Additional City Civil and Sessions Court accepted Chandy's application seeking annulment of an earlier order in which six respondents, including Chandy and a firm, were directed to pay about Rs 1.61 crore to M K Kuruvilla, a Bengaluru-based industrialist.
In the interim application, Chandy had stated that the order was ex-parte and his version was not heard.
Judge Patil Mohankumar Bheemanagouda acquitted Chandy on the grounds of lack of evidence to prove he had any money transaction with Kuruvilla.
"Even in the plaint that Kuruvilla had filed does not mention about Rs 1.61 crore changing hands between him and Chandy, and therefore, taking this premise into cognisance this honourable court acquits Chandy in the case," the judge said in his order.
However, the judge said the court will continue proceedings against other five accused, who allegedly did not give money to Kuruvilla.
Kuruvilla had filed a civil petition in 2015 seeking to return of Rs 1,60,85,700 deposited with SCOSSA Educational Consultants Private Limited, the first defendant, for setting up a solar power project in Kerala.
According to Kuruvilla, in 2011, he got acquainted with one Binu Nair who claimed to be the Director of Kochi-based SCOSSA.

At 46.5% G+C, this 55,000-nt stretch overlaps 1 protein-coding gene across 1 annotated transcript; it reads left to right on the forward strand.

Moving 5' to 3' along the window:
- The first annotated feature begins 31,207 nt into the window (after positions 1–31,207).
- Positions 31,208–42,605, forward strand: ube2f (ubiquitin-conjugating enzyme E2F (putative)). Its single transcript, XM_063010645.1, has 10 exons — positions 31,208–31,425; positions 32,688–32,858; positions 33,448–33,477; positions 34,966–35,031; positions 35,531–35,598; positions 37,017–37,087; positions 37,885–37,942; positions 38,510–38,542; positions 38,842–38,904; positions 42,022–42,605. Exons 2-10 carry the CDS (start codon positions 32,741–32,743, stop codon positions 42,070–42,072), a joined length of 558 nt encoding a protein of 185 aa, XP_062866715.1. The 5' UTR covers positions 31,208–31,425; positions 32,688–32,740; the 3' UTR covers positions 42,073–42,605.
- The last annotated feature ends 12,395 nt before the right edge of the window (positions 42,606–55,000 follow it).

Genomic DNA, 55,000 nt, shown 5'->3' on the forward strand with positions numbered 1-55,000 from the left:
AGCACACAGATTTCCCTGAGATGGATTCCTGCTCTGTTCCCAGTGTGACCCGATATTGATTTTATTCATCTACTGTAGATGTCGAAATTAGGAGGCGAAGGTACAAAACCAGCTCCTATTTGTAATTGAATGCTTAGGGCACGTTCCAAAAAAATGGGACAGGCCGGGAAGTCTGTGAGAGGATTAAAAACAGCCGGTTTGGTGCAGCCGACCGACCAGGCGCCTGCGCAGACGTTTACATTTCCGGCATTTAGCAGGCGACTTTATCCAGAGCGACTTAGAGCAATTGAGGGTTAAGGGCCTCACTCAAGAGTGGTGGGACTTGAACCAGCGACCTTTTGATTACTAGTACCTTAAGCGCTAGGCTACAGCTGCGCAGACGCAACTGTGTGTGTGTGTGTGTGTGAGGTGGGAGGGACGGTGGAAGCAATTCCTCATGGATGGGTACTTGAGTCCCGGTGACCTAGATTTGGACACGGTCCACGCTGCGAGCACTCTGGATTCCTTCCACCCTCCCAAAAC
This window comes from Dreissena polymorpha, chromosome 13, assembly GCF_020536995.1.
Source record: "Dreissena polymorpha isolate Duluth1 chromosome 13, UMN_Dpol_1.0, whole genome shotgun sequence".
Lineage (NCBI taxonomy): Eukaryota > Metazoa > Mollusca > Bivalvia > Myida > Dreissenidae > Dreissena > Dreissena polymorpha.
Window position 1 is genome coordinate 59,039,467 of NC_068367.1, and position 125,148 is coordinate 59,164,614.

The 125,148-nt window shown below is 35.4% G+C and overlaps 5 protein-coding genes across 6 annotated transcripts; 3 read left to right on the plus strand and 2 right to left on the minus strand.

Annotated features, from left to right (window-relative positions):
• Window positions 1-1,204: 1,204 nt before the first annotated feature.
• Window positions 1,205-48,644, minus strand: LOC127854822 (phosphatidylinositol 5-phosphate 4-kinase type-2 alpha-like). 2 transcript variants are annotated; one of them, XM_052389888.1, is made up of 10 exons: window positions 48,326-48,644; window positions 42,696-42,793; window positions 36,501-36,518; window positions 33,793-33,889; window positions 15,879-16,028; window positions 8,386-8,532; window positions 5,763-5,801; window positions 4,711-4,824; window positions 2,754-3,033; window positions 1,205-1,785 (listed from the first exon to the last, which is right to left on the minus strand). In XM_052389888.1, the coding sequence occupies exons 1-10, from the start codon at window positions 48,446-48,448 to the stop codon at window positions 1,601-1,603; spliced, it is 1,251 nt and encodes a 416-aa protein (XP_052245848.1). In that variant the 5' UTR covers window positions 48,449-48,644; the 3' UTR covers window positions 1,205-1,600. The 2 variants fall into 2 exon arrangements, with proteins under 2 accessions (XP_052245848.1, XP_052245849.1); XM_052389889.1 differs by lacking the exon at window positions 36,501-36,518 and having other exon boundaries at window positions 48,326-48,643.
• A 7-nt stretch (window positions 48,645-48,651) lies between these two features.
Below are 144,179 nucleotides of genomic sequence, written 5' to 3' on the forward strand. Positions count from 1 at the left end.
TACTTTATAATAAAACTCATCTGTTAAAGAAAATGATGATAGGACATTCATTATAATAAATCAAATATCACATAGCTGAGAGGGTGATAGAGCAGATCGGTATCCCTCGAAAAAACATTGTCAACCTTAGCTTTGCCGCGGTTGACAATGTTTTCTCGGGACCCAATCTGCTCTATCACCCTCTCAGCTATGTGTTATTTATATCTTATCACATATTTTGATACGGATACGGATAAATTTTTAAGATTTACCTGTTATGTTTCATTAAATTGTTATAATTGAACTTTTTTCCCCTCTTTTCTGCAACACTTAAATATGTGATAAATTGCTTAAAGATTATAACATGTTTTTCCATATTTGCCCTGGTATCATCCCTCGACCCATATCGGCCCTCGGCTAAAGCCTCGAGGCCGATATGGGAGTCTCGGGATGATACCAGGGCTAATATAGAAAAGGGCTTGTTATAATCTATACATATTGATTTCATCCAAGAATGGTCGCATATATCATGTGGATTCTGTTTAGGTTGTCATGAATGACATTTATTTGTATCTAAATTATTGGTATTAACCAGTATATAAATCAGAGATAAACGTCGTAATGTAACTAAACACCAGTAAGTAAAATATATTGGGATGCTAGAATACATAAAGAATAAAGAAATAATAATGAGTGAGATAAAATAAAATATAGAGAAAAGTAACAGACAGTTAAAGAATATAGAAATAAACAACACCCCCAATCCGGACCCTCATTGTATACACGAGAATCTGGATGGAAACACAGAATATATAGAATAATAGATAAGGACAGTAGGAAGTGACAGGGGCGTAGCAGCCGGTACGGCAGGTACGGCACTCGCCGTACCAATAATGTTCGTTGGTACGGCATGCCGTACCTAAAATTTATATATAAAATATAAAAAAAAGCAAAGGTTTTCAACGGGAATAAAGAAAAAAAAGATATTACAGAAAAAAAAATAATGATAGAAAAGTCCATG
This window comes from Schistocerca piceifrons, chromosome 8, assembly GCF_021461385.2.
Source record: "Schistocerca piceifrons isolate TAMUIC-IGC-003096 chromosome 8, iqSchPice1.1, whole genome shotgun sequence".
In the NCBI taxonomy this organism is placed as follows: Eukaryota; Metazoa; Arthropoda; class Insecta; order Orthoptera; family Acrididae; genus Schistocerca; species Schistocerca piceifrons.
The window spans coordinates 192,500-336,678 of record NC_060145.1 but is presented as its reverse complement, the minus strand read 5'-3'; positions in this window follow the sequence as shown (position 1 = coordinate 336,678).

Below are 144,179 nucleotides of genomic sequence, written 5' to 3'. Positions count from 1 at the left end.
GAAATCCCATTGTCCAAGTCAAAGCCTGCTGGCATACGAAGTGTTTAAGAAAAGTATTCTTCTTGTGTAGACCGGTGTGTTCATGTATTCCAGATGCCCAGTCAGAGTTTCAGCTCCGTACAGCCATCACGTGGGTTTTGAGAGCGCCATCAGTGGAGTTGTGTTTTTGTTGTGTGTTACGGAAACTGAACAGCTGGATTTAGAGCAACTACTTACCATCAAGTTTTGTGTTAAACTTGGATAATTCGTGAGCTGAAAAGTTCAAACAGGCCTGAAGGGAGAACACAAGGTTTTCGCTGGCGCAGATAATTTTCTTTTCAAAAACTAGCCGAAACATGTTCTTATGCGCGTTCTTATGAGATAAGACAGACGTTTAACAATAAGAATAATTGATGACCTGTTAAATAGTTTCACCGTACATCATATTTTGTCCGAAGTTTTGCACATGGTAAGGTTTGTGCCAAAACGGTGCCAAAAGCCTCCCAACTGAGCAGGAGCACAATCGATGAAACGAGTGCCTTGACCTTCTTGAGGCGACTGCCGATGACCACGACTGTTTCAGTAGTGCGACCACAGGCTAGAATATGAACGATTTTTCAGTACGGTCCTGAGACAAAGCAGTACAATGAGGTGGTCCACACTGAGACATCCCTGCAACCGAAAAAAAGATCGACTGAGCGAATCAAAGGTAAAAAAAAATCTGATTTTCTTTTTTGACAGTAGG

The petitioner had said that Nair had approached him forsetting up the solar power project.
The petition stated that Nair had claimed that one of the directors of SCOSSA, Andrews, was Chandys first cousin andwould be appointed consultant to the project and that he wouldoperate from Abu Dhabi.
Kuruvilla had also submitted that Nair had named one Diljith as another director of SCOSSA who he claimed was the private secretary to Chandy and contended that the former chief minister too was jointly liable to return his money.
On October 24 last, the court had directed six persons, including Chandy, and a firm to together to pay Rs1,60,85,700 to Kuruvilla with 12 per cent interest per annumfor a solar power project that did not materialise.
Chandy had filed two applications appealing against the earlier verdict.
The first plea had challenged the courts ex-parte order and the second one sought that his arguments be heard.
(This story has not been edited by Business Standard staff and is auto-generated from a syndicated feed.)